Capitalist Heads Prevail in Russia


Amid head-butts, punches and chanting, the Russian parliament Friday passed a measure that paves the way for citizens and foreigners to buy commercial and private land.

But the more controversial matter of selling agricultural land will be dealt with later in a separate law.

The sale of land is an intensely emotional issue in Russia, and debate about a national code governing it has continued since the early 1990s.

Outside parliament, leftist protesters handed out small packets of soil, symbolizing the sellout of Russian land.

In the chamber, they raised a banner reading, "To sell land is to sell the Motherland," and chanted, "Shame, shame."

Nikolai Kharitonov of the Agrarian Party, an ally of the Communists, produced a huge loaf of bread, saying it is still possible to get bread from real Russian fields. The implication was that foreigners would soon be able to buy up the country's farms.

The Communists and their allies dominated the Russian parliament until late 1999, making passage of a law on land sales impossible.

But it was clear that the Communists faced defeat Friday in the State Duma, or lower house, and their rowdy protests only underscored their impotence to stop the sales, a practice banned in Soviet times.

Boris Y. Nemtsov, leader of the right-wing Union of Right Forces faction, said the Communists' defeat is a telling sign of their waning power.

"I think they are bad losers. . . . To all appearances, it is their last splash and a demonstration of their weakness," he said.

Among the forces brought together to pass the bill in its first reading were the pro-Kremlin Unity faction, the Union of Right Forces and the liberal Yabloko party.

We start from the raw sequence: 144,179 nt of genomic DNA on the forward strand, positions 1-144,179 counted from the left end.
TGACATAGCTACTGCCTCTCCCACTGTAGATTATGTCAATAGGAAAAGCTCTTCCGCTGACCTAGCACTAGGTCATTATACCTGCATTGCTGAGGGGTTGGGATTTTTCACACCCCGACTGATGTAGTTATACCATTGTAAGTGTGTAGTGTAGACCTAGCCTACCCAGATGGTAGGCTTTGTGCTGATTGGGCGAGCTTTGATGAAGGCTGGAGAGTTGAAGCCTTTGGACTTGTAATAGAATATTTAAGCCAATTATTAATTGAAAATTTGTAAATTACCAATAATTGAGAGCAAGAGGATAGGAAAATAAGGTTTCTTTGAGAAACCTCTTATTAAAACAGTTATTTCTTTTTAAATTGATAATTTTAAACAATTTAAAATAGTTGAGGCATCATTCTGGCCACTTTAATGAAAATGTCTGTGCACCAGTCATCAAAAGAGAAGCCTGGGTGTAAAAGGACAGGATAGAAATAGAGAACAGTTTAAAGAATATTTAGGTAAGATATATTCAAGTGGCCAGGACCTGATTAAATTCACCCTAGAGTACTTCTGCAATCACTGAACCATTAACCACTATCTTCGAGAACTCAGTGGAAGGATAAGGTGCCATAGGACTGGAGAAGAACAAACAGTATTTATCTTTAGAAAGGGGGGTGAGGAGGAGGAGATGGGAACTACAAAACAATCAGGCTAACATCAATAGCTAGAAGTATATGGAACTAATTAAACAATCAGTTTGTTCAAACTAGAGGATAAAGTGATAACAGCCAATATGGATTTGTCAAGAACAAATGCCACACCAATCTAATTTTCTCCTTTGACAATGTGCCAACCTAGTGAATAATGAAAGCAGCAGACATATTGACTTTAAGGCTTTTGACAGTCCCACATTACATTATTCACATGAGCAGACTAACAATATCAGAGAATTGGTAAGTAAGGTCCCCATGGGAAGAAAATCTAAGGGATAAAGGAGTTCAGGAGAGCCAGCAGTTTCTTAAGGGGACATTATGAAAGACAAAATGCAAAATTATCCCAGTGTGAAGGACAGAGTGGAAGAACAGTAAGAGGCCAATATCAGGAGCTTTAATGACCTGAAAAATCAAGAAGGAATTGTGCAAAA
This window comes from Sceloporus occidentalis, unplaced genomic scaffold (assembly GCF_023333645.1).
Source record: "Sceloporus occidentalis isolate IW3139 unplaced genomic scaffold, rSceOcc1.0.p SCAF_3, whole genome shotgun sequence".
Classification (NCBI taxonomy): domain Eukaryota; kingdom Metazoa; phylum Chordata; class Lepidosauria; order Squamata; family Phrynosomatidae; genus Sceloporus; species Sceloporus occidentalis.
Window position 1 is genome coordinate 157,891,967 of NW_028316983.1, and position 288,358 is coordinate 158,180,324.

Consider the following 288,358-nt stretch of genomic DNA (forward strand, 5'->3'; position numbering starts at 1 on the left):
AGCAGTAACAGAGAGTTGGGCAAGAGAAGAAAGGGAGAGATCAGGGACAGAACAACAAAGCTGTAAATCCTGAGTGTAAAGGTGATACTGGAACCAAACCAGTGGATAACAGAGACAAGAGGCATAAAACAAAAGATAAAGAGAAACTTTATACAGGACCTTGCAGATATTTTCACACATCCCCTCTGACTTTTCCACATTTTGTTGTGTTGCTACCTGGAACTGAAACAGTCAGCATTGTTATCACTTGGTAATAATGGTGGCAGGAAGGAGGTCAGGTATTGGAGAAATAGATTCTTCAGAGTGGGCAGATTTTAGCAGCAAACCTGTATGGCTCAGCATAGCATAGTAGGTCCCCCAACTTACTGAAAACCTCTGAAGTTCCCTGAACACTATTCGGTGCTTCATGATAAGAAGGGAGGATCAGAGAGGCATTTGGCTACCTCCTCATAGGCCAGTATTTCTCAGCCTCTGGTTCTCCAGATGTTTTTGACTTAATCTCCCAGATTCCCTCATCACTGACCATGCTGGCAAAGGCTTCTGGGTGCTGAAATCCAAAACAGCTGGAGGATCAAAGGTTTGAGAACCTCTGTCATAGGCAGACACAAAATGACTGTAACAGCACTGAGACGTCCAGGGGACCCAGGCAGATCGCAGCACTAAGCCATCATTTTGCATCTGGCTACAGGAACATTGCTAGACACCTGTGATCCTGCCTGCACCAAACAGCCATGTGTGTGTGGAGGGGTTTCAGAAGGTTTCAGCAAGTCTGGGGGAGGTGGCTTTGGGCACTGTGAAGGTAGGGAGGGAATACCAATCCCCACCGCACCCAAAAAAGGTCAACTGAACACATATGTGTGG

Realizing they faced defeat, the Communists and their allies walked out of the Duma before the vote.

"We declare our protest and believe that the government is pushing the country toward mass disorders," said Communist Party leader Gennady A. Zyuganov.

Yuri Chernichenko of the Peasants' Party of Russia, which has been calling for land privatization since the early 1990s, said passage of the bill finally brings Russian law into line with the constitution passed in 1993.

"The Communists were writhing frantically in the Duma today because they realized full well they may be losing their last real battle in Russia," he said. "Today they felt quite vividly for the first time that land is literally slipping from under their feet."

Before it becomes law, the bill must pass two more readings in the Duma and a review by the upper house before being sent to President Vladimir V. Putin for his signature.

Several fistfights broke out as emotions boiled over in the Duma. Millionaire pharmaceuticals manufacturer Vladimir Bryntsalov, a member of the People's Deputy faction, savagely head-butted Georgy Tikhonov of the pro-Communist Regions of Russia faction, who lashed back. The two later threw more punches at each other.

The excitement sparked high blood pressure problems in Speaker Gennady N. Seleznyov, who was taken to a hospital.

When the minister for economic development and trade, German O. Gref, tried to approach the podium, the leftist forces surrounded the rostrum and chanted loudly in a bid to prevent him from speaking.

Forced instead to speak from the government observation box, Gref said the new land sales measure would encourage investment and enable Russians to sell their property. He said 25% of city land is already privately owned.

Land is being sold according to local laws in some regions, but sales have moved slowly because of the absence of a national code.

A deputy from the Union of Right Forces, Viktor Pokhmelkin, put forward a more radical version of the bill, which would have allowed sales of agricultural land, but it was voted down.

"We're staunch supporters of private ownership of land, whereas they [the Communists] want to keep the villages marginal and permanently drunk and maintain directors of state-owned farms who mismanage money," he said.

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